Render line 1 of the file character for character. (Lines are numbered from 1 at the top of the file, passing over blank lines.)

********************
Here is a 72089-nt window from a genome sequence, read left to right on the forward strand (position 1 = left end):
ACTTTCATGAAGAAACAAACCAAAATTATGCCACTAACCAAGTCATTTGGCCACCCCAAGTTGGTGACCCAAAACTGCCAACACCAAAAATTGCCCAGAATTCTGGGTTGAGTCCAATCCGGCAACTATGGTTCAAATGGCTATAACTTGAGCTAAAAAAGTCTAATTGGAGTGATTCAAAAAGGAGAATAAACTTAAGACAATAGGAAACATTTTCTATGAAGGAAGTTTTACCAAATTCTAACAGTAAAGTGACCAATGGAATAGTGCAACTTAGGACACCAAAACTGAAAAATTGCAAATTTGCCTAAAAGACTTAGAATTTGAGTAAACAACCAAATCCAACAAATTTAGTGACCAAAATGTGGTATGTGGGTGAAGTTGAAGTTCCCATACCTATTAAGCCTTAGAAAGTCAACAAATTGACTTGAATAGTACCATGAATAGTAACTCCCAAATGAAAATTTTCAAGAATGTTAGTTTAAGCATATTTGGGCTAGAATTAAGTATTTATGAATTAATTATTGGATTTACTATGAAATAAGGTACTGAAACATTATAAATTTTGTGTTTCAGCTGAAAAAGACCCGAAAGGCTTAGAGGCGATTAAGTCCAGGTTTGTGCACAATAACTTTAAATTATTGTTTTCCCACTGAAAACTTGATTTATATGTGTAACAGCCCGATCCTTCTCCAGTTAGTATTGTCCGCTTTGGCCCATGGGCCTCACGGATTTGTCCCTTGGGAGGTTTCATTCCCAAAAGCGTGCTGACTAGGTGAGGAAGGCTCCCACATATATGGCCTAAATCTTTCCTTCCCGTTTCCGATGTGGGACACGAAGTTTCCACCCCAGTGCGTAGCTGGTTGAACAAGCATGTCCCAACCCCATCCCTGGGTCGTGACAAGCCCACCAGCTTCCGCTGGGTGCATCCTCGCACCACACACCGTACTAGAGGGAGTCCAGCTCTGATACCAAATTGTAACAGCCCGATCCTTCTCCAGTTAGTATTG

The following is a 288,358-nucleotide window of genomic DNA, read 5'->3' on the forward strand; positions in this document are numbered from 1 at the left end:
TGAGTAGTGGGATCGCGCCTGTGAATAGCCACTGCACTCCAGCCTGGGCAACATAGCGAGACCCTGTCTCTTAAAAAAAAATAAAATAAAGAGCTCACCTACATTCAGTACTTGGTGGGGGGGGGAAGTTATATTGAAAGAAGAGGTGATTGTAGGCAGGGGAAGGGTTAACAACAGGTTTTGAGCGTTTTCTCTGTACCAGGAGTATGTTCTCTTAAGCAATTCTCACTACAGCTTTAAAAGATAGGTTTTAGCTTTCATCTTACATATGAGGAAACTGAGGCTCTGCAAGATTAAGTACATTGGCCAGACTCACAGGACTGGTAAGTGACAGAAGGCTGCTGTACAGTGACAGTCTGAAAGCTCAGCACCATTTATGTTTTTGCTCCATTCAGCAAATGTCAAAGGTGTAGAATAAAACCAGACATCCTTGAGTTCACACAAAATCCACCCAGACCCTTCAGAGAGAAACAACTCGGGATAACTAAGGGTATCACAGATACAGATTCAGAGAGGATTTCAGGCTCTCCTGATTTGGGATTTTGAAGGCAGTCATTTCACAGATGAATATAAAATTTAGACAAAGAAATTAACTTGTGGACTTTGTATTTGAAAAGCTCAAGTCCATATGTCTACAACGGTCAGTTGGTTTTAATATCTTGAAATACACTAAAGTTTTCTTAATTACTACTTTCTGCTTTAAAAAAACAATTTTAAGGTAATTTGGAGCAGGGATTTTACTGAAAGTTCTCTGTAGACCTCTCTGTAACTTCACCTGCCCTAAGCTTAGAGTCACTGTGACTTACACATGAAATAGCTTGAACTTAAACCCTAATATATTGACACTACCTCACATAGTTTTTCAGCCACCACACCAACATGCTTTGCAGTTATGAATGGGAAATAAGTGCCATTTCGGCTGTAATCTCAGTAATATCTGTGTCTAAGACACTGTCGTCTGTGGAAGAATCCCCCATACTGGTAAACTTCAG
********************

Here is a 72089-nt window from a genome sequence, read left to right on the forward strand (position 1 = left end):